The folly of the artistic idol maker (Wis 15:7-15:8)

“A potter kneads the soft earth.

He laboriously molds each vessel for our service.

He fashions out of the same clay

Both the vessels that serve clean uses

As well as those for contrary uses.

He makes all alike.

But which shall be the use of each of them?

The worker in clay decides.

With misspent toil,

These workers form a futile god

From the same clay.

These mortals were made of earth a short time before.

After a little while,

They go to the earth

From which all mortals are taken.

When the time comes,

They return the souls that were borrowed.”

The potter makes items from clay. Thus he performs a service to society by making things that for everyday usage. Some items are for good use and others are not. He must decide whether to spend his time on good uses or making futile gods of clay (κακόμοχθος θεὸν). He must have forgotten that he too was made of clay a short time ago. He, too, will return to the earth (γῆς) when his soul (τῆς ψυχῆς) separates from his mortal body. This concept of body and soul shows the influence of Greek philosophy since the body merely borrowed the soul.

Trust in Yahweh (Ps 143:7-143:8)

“Answer me quickly!

Yahweh!

My spirit fails!

Do not hide your face from me.

Otherwise I shall be

Like those who go down to the Pit.

Let me hear of your steadfast love

In the morning.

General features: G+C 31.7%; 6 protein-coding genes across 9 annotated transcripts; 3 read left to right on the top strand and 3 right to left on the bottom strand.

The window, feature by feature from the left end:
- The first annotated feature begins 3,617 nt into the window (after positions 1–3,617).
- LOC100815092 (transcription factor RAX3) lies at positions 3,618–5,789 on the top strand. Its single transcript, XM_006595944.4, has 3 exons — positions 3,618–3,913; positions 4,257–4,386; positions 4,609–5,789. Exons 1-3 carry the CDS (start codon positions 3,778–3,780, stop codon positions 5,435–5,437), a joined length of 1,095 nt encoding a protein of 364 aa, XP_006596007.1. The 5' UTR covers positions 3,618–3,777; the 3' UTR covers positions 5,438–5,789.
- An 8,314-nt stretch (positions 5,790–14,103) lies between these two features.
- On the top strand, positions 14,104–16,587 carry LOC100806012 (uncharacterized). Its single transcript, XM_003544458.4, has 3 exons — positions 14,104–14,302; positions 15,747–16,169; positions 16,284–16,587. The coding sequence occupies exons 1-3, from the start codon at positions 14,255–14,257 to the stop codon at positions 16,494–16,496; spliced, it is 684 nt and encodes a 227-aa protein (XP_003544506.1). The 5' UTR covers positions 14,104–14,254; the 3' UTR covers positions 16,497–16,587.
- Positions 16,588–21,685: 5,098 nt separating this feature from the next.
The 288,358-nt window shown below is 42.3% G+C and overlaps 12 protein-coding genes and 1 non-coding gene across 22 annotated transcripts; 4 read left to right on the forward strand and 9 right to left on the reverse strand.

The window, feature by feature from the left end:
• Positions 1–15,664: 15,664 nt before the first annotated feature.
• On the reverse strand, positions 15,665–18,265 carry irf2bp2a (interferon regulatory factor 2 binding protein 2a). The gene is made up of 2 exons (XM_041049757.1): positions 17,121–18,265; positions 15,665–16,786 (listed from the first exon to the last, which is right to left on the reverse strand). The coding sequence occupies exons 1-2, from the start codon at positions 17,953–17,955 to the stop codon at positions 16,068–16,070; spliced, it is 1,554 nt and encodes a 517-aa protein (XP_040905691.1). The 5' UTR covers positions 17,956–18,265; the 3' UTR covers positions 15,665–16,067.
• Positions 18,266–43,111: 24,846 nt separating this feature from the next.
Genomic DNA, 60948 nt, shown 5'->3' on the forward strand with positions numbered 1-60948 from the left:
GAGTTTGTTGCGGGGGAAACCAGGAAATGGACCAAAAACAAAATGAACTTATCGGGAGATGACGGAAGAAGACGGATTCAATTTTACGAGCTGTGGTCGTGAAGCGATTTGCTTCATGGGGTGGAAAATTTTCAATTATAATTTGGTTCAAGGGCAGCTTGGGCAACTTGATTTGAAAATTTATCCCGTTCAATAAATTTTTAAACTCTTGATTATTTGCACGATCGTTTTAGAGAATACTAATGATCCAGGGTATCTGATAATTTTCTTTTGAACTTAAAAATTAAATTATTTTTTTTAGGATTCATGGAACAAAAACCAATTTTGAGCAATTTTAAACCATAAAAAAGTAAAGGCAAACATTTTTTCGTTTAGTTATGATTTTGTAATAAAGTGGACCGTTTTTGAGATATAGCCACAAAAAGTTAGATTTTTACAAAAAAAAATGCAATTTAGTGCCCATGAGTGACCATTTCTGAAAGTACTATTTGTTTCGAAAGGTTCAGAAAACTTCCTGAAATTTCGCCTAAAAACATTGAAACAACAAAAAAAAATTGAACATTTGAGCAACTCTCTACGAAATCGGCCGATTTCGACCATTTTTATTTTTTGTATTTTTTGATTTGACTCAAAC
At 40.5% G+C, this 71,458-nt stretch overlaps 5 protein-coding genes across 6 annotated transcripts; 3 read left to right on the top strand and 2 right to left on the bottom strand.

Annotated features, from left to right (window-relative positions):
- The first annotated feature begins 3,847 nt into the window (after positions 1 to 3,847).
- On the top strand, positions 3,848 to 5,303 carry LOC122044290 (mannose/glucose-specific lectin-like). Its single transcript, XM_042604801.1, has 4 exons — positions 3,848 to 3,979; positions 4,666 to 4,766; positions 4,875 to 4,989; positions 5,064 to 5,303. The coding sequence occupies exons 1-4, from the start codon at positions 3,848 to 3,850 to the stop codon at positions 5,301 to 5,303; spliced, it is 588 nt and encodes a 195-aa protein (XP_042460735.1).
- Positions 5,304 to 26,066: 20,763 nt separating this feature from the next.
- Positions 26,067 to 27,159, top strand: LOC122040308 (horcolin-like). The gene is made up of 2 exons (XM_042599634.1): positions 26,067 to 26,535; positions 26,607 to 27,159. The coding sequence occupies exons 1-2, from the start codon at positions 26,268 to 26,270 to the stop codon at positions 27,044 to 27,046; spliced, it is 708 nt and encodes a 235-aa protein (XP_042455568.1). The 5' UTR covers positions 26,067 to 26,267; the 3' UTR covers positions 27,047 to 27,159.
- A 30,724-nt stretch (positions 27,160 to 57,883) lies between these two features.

In you

I put my trust.

Teach me the way I should go.

To you

I lift up my soul.”

David wanted a quick answer to his prayer. His spirit was failing. He did not want Yahweh to hide his face because then he would go down into the Pit. He wanted to hear the steadfast love of Yahweh in the morning. David put all his trust in Yahweh so that Yahweh might teach him the way to go. He had lifted up his soul to Yahweh.

Remembering the good old days (Ps 143:5-143:6)

“I remember the days of old.

I think about all your deeds.

I meditate on the works of your hands.

I stretch out my hands to you.

My soul thirsts for you

Like a parched land.”

Selah

David remembered the good old days when Yahweh had done so much. He meditated on the works of Yahweh. He stretched out his hands to Yahweh.  His soul was thirsting for Yahweh like a parched land seeking water. This section ends with the musical interlude meditative pause of Selah.

Give thanks to Yahweh (Ps 138:1-138:3)

A Psalm of David

“Yahweh!

I give you thanks

With my whole heart.

Before the gods,

I sing your praise.

I bow down toward your holy temple.

I give thanks to your name.

Because of your steadfast love.

I give thanks to your name.

Because of your faithfulness.

You have exalted your name

Above everything.

You have exalted your word

Above everything.

On the day I called,

You did answer me.

You increased my strength of soul.”

Psalm 138 is a thanksgiving psalm of David as indicated in the title. David gives thanks to Yahweh from his whole heart. He sings his praises in his holy Temple. Yahweh is greater than any of the other gods or angels. He gave thanks to his holy name for his steadfast love and faithfulness. His name and word were to be exalted above everything. On the day that David called, Yahweh answered him. There was no delay here. Thus this strengthened his soul.